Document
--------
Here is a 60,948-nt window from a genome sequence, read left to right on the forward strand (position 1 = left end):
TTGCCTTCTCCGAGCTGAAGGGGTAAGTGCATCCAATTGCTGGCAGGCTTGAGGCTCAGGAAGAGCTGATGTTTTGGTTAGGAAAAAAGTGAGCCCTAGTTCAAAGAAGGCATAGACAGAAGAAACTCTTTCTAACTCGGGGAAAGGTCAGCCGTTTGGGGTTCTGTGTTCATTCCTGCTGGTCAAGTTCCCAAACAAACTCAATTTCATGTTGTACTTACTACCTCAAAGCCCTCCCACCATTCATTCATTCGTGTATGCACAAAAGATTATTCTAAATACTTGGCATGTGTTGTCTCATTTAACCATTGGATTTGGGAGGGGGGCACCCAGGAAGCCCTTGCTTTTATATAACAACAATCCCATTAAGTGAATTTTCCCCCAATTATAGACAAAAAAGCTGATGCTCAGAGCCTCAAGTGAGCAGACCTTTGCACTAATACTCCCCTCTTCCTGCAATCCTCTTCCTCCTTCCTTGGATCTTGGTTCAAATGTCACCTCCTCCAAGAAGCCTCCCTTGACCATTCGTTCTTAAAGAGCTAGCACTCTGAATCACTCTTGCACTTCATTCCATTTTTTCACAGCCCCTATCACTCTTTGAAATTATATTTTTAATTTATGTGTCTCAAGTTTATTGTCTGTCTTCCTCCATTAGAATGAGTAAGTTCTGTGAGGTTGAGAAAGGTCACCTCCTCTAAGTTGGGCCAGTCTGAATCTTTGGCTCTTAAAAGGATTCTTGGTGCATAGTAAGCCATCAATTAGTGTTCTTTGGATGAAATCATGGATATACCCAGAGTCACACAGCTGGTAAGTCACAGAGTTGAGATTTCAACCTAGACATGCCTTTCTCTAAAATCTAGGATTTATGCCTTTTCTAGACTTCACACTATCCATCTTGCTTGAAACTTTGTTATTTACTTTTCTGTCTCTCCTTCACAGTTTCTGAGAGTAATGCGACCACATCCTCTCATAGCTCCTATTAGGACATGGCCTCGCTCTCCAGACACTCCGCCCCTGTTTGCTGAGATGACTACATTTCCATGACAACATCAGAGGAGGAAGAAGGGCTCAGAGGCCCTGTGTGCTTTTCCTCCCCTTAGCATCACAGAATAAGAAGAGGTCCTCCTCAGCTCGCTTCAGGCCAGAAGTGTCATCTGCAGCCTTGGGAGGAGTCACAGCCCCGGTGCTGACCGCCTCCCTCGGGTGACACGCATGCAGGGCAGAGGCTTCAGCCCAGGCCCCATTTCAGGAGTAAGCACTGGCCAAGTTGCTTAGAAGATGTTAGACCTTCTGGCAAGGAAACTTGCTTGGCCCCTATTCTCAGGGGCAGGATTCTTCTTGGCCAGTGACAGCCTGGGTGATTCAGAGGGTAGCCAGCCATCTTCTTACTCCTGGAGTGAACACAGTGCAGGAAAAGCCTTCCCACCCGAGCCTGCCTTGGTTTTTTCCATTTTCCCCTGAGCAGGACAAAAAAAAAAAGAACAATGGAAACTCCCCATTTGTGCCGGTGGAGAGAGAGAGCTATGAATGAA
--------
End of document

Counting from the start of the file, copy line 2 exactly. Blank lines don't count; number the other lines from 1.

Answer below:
TTGCCTTCTCCGAGCTGAAGGGGTAAGTGCATCCAATTGCTGGCAGGCTTGAGGCTCAGGAAGAGCTGATGTTTTGGTTAGGAAAAAAGTGAGCCCTAGTTCAAAGAAGGCATAGACAGAAGAAACTCTTTCTAACTCGGGGAAAGGTCAGCCGTTTGGGGTTCTGTGTTCATTCCTGCTGGTCAAGTTCCCAAACAAACTCAATTTCATGTTGTACTTACTACCTCAAAGCCCTCCCACCATTCATTCATTCGTGTATGCACAAAAGATTATTCTAAATACTTGGCATGTGTTGTCTCATTTAACCATTGGATTTGGGAGGGGGGCACCCAGGAAGCCCTTGCTTTTATATAACAACAATCCCATTAAGTGAATTTTCCCCCAATTATAGACAAAAAAGCTGATGCTCAGAGCCTCAAGTGAGCAGACCTTTGCACTAATACTCCCCTCTTCCTGCAATCCTCTTCCTCCTTCCTTGGATCTTGGTTCAAATGTCACCTCCTCCAAGAAGCCTCCCTTGACCATTCGTTCTTAAAGAGCTAGCACTCTGAATCACTCTTGCACTTCATTCCATTTTTTCACAGCCCCTATCACTCTTTGAAATTATATTTTTAATTTATGTGTCTCAAGTTTATTGTCTGTCTTCCTCCATTAGAATGAGTAAGTTCTGTGAGGTTGAGAAAGGTCACCTCCTCTAAGTTGGGCCAGTCTGAATCTTTGGCTCTTAAAAGGATTCTTGGTGCATAGTAAGCCATCAATTAGTGTTCTTTGGATGAAATCATGGATATACCCAGAGTCACACAGCTGGTAAGTCACAGAGTTGAGATTTCAACCTAGACATGCCTTTCTCTAAAATCTAGGATTTATGCCTTTTCTAGACTTCACACTATCCATCTTGCTTGAAACTTTGTTATTTACTTTTCTGTCTCTCCTTCACAGTTTCTGAGAGTAATGCGACCACATCCTCTCATAGCTCCTATTAGGACATGGCCTCGCTCTCCAGACACTCCGCCCCTGTTTGCTGAGATGACTACATTTCCATGACAACATCAGAGGAGGAAGAAGGGCTCAGAGGCCCTGTGTGCTTTTCCTCCCCTTAGCATCACAGAATAAGAAGAGGTCCTCCTCAGCTCGCTTCAGGCCAGAAGTGTCATCTGCAGCCTTGGGAGGAGTCACAGCCCCGGTGCTGACCGCCTCCCTCGGGTGACACGCATGCAGGGCAGAGGCTTCAGCCCAGGCCCCATTTCAGGAGTAAGCACTGGCCAAGTTGCTTAGAAGATGTTAGACCTTCTGGCAAGGAAACTTGCTTGGCCCCTATTCTCAGGGGCAGGATTCTTCTTGGCCAGTGACAGCCTGGGTGATTCAGAGGGTAGCCAGCCATCTTCTTACTCCTGGAGTGAACACAGTGCAGGAAAAGCCTTCCCACCCGAGCCTGCCTTGGTTTTTTCCATTTTCCCCTGAGCAGGACAAAAAAAAAAAGAACAATGGAAACTCCCCATTTGTGCCGGTGGAGAGAGAGAGCTATGAATGAA